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Interesting facts about tyrannosaurs

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We found 25 interesting facts about tyrannosaurs

Tyrannosaurus rex (royal tyrant lizard)

Tyrannosaurs were a genus of lizard-hipped dinosaurs that lived during the Late Cretaceous period on the continent of Laramidia, which today makes up northwestern North America. Tyrannosaurus rex is the only representative of this genus discovered so far, but the Tyrannosaurus rex family includes many similar creatures. Although there is no clear evidence yet, they probably originated in Asia and only arrived in North America at the end of the Cretaceous period.


Tyrannosaurs are a genus of theropod dinosaurs.

Theropods were reptile dinosaurs that walked on two legs. The first theropods appeared on Earth about 230 million years ago, tyrannosaurs were among the last to end the era of dinosaurs (90 - 65,5 million years ago).

The only known tyrannosaur to date was Tyrannosaurus rex, commonly known as T.Rex.

Tyrannosaurus Rex was one of the largest predators that ever lived on Earth.

The largest specimen discovered so far was called Scotty, measuring 13 meters in length.

According to tests, Scotty could weigh 8800 kg. Fossils of this giant can be seen at the Royal Saskatchewan Museum in Canada. Another large representative of the tyrannosaurs is Sue. Sue's body length is 12,3 - 12,8 m, her hip height is 3,66 m, and her weight is approximately 8400 kg.

Not all tyrannosaurs were as large as the most famous specimens discovered.

Most of the fossils found were slightly smaller, with estimated weights ranging from 5,4 to 8 tons.

The Tyrannosaurus rex skull was a real killing machine.

The largest specimen found so far has a length of 152 cm. A characteristic feature of tyrannosaurs that distinguished them from other predatory theropods was a wide jaw and a relatively narrow snout. Thanks to this arrangement of the eyes, tyrannosaurs had stereoscopic vision.

The largest Tyrannosaurus rex tooth discovered is 30,5 centimeters long.

This makes it the largest tooth of any carnivorous dinosaur discovered to date. Tyrannosaurs had teeth of various shapes. The front part of the upper jaw had densely spaced incisors (4 on each side). Behind them were thicker ones, but also sharp, reminiscent of bananas. There were 12 of them on each side of the upper jaw.

The teeth were perfectly adapted for holding and tearing prey.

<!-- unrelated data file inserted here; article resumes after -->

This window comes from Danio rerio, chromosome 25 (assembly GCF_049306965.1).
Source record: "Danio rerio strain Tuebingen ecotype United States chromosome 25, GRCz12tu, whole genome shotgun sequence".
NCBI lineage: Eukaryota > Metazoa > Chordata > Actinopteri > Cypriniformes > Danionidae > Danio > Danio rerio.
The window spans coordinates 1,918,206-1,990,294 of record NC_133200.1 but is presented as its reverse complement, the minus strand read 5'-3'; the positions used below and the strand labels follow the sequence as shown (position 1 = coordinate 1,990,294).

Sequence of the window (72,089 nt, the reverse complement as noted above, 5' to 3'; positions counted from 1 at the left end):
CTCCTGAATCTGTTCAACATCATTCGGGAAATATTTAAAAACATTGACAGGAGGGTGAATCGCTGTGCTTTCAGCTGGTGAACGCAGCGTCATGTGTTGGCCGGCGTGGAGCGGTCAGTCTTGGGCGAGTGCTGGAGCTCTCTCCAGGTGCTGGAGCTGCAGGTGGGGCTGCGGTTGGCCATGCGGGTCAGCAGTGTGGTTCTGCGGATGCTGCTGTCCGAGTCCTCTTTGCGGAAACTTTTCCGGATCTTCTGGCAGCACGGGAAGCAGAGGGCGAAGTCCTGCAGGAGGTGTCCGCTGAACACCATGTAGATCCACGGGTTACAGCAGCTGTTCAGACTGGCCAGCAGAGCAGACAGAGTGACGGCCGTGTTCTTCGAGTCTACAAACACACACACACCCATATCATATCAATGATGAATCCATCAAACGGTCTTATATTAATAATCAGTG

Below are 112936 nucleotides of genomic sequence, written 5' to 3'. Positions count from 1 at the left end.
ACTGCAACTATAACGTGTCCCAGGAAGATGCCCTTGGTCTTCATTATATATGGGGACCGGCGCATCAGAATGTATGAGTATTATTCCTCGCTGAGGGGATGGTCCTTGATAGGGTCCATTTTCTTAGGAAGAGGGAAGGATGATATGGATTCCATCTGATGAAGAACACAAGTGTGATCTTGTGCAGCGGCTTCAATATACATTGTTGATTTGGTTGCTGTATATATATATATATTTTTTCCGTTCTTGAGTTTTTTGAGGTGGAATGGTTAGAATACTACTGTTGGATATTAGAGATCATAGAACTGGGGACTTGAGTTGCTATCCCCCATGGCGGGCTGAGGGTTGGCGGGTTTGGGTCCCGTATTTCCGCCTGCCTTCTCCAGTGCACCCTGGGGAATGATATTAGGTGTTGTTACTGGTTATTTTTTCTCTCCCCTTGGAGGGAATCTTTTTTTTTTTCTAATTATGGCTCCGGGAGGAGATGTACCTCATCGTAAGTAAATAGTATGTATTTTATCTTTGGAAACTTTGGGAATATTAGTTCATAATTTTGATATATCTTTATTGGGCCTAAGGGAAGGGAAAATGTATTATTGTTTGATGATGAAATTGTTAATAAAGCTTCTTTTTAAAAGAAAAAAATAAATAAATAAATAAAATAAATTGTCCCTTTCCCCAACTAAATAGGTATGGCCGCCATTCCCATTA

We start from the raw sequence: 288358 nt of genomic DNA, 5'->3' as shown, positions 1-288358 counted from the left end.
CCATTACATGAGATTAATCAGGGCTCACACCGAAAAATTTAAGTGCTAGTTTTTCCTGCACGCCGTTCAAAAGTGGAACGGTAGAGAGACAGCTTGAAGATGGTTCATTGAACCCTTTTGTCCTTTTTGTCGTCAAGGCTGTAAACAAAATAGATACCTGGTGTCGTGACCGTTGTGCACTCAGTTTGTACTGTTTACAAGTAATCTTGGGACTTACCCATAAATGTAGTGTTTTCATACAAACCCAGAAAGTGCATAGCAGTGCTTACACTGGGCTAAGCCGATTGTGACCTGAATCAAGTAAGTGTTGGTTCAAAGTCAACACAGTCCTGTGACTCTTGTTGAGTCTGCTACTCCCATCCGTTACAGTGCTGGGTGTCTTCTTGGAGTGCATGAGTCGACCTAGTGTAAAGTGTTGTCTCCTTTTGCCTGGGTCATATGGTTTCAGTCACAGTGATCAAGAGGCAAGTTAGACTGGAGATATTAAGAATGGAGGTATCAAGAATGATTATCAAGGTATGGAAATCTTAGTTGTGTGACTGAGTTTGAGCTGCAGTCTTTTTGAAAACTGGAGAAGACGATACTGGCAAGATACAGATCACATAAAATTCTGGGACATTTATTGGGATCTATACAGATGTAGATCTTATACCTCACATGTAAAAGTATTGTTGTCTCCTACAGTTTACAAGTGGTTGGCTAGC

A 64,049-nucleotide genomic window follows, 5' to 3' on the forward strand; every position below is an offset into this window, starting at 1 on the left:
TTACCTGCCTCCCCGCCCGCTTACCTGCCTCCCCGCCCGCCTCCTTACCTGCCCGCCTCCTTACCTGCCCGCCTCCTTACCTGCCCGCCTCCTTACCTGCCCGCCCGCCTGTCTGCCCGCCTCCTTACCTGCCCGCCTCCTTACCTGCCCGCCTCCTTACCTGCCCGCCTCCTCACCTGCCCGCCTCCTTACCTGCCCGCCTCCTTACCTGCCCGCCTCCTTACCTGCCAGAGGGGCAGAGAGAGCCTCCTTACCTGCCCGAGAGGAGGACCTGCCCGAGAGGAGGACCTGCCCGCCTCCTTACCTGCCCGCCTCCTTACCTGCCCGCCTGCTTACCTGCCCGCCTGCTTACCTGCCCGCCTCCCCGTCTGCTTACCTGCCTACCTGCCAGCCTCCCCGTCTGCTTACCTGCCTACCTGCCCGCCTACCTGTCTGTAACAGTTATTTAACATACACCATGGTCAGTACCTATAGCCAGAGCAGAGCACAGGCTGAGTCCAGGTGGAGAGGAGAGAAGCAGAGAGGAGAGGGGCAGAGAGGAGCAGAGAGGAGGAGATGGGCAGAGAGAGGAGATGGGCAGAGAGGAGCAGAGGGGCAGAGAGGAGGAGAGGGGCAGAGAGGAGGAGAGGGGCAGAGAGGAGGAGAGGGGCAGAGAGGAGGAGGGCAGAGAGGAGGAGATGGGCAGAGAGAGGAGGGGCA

They were D-shaped in cross section, curved back, and had reinforcing ridges to prevent them from being easily broken.

Tyrannosaurus rex teeth were the first fossils ever found.

This discovery was made in 1874 by Arthur Lakes near Golden, Colorado. In the early 90s, Bell Hatcher discovered additional fragments of the part behind the skull in eastern Wyoming. Initially, the found fragments were attributed to other types of dinosaurs, not even theropods.

The first incomplete skeleton of a Tyrannosaurus rex was discovered only in 1900.

The discoverer was Barnum Brown, who two years later discovered another, more complete (34 bones) skeleton in Hell Creek, Montana. The name "Tyrannosaurus" was only proposed in 1906, when Henry Fairfield Osborn, who examined both skeletons, concluded that they belonged to the same species. Until the end of the 50s, these were the only tyrannosaurus skeletons discovered.

Tyrannosaurus only gained popularity in the early 60s when more fossils began to be found.

In a short period of time, 42 of them were restored, some of them were almost completely intact. The skeletons were found in the American northwest. The completeness of individual specimens ranged from 5 to even 80%.

The most complete (over 90%) fossilized skeleton of a Tyrannosaurus rex is "Sue". The discovery was made by Sue Hendrickson, an American traveler and paleontologist.

She discovered the skeleton on August 12, 1990, on a reservation in South Dakota. She made the discovery by chance, since the skeleton of an Edmontosaurus had just been excavated in the area and paleontological work had been completed. While the paleontology team was leaving, the car's tire blew out, and while the team members went to the nearest town for help, Sue headed to a nearby cliff. There she found protruding fossilized bones that, when later identified, turned out to be the skeleton of a Tyrannosaurus rex.

We owe such a complete skeleton of a dinosaur that died about 76 million years ago to environmental factors.